LAS VEGAS - After losing their second consecutive game of Summer League, the Denver Nuggets have little positive to say about themselves, aside from the play of Malik Beasley.
No. 1 on the bad list: Turnovers.
Giving the ball away too much has not just been a problem, but a full-fledged plague.
"It is just really hard to get any type of rhythm, especially offensively, with the turnovers," Nuggets Summer League coach Micah Nori said. "I hate to beat a dead horse dead but turnovers are killing us. We have 44 turnovers in two games so you aren't going to beat anybody."
Denver committed 41 turnovers, actually, in the first two games. This has led to the Nuggets having the worst points-against totals of Summer League so far (192).
"It is the same story as the other night; turnovers. You turn it over 23 times for 23 points and we allow them 11 offensive rebounds," Nori said. "I just told the team that we got up 65 shots but we give them 34 combined, between offensive rebounds and turnovers. That is giving extra possessions."
There are quite a few variables as to why Denver has turned the ball over so frequently, the biggest of which is seen though Beasley and Juancho Hernangomez, who are both being asked to play very different roles than they have thus far in their careers.
"Guys are in different roles. Malik and Juancho are our go-to guys now but during the season they will be more facilitators. So they are trying to get used to that," Nori said. "They are being aggressive and trying to make something happen. That is not always what they do but, still, they are trying to make the right play."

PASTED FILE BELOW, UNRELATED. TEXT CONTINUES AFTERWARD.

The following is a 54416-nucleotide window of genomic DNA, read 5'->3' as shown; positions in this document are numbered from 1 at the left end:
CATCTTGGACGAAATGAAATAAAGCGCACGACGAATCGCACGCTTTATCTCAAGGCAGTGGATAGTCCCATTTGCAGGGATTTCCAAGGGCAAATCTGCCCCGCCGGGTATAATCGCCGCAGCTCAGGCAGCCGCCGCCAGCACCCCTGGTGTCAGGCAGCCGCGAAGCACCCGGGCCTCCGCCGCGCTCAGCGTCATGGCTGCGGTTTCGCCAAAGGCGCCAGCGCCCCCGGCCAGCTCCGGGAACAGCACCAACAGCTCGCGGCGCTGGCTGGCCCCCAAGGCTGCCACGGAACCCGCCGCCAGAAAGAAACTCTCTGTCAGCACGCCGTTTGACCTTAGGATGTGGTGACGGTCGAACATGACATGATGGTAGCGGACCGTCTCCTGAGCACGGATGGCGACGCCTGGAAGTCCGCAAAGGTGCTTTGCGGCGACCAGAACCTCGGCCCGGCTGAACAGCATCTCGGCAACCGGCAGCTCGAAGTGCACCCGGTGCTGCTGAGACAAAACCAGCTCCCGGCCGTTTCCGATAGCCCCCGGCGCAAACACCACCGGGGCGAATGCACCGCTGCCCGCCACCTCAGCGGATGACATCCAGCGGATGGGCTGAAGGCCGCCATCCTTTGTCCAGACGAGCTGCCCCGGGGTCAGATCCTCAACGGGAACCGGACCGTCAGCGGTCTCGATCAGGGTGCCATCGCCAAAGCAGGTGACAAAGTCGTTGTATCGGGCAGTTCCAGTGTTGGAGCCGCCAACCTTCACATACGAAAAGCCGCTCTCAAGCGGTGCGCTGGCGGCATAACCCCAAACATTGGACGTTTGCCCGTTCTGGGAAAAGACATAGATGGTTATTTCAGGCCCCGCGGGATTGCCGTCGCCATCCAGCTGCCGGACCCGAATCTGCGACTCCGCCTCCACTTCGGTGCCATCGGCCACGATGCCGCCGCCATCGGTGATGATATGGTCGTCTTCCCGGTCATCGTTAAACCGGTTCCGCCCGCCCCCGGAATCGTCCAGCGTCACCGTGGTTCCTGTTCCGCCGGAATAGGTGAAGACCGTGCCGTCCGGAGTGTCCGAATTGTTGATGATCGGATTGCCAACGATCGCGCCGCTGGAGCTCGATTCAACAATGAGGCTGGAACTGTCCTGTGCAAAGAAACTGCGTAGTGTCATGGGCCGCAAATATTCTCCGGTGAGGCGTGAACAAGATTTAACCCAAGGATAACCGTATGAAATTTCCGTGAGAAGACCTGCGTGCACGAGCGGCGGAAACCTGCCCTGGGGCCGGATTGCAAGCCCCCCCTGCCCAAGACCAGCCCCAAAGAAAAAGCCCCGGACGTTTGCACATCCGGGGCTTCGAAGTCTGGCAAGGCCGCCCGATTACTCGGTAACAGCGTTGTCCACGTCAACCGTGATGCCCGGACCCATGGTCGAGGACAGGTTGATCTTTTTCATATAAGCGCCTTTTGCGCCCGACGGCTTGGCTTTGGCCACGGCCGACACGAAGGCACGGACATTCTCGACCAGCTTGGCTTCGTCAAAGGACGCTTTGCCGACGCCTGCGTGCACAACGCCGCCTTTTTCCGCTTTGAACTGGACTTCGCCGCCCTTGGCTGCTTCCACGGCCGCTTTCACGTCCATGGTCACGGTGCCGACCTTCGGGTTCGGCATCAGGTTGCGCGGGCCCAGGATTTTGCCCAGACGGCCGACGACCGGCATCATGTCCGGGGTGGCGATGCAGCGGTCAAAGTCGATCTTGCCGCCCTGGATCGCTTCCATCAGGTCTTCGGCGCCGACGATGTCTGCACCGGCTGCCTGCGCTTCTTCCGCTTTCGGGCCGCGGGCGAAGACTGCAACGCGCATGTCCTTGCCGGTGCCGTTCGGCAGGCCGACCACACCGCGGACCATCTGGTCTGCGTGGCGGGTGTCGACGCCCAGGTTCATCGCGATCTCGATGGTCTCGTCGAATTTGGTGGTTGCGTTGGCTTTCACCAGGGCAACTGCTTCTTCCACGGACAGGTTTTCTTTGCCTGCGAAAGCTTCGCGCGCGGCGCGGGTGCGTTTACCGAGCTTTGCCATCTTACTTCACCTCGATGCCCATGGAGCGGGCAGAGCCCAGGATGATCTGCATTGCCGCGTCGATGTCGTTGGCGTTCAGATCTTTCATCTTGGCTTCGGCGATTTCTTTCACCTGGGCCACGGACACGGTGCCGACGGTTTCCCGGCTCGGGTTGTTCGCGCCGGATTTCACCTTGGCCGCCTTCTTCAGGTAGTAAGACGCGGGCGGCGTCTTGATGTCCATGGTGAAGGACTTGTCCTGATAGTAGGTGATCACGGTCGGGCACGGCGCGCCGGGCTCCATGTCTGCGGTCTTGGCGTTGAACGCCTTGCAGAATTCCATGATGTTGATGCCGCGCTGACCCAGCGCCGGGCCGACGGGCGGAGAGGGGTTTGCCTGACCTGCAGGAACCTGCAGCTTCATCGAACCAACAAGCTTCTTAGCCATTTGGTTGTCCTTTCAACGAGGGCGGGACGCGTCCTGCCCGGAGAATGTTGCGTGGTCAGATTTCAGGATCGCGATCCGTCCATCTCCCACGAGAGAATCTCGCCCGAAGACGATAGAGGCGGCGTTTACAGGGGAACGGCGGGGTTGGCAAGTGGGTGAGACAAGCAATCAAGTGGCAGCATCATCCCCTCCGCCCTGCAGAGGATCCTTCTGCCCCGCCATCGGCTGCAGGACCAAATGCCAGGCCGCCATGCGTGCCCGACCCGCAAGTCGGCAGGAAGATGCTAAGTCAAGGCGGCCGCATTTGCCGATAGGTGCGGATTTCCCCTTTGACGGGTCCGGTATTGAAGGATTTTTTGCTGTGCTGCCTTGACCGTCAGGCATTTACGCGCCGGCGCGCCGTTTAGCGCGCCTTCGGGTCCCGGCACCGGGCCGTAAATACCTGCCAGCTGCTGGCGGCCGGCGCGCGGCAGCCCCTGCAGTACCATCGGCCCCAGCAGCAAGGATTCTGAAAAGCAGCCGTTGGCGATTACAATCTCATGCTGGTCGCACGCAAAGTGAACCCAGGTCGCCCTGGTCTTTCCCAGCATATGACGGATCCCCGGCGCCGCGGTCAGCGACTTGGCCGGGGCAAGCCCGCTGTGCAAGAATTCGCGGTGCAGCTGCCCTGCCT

For Hernangomez, who is attempting to play small forward to allow Denver more depth on the wing, this Summer League has been chaotic. Not only is he playing with goggles because of recent Lasik surgery, which he severely dislikes, but playing out of position has left him frustrated and confused. As a result perhaps: He's had 11 turnovers so far.
"Juancho is the same way. He is just trying to do too much right now leading to turnovers but it is not for a knack of being selfish," Nori said after losing to Minnesota. "He is just trying to make a play for us is all he is doing."
Beasley has been spending significantly more time with the ball in his hands and testing his ability as a point guard in two games as well. The results have been a mixed bag but the experiment has mostly been a struggle as opposed to a positive eye-opening experience.
If Denver hopes to notch their first victory, they need to find a way to eliminate the current turnover plague.
Otherwise, the odds of any wins in Vegas will be next to zero.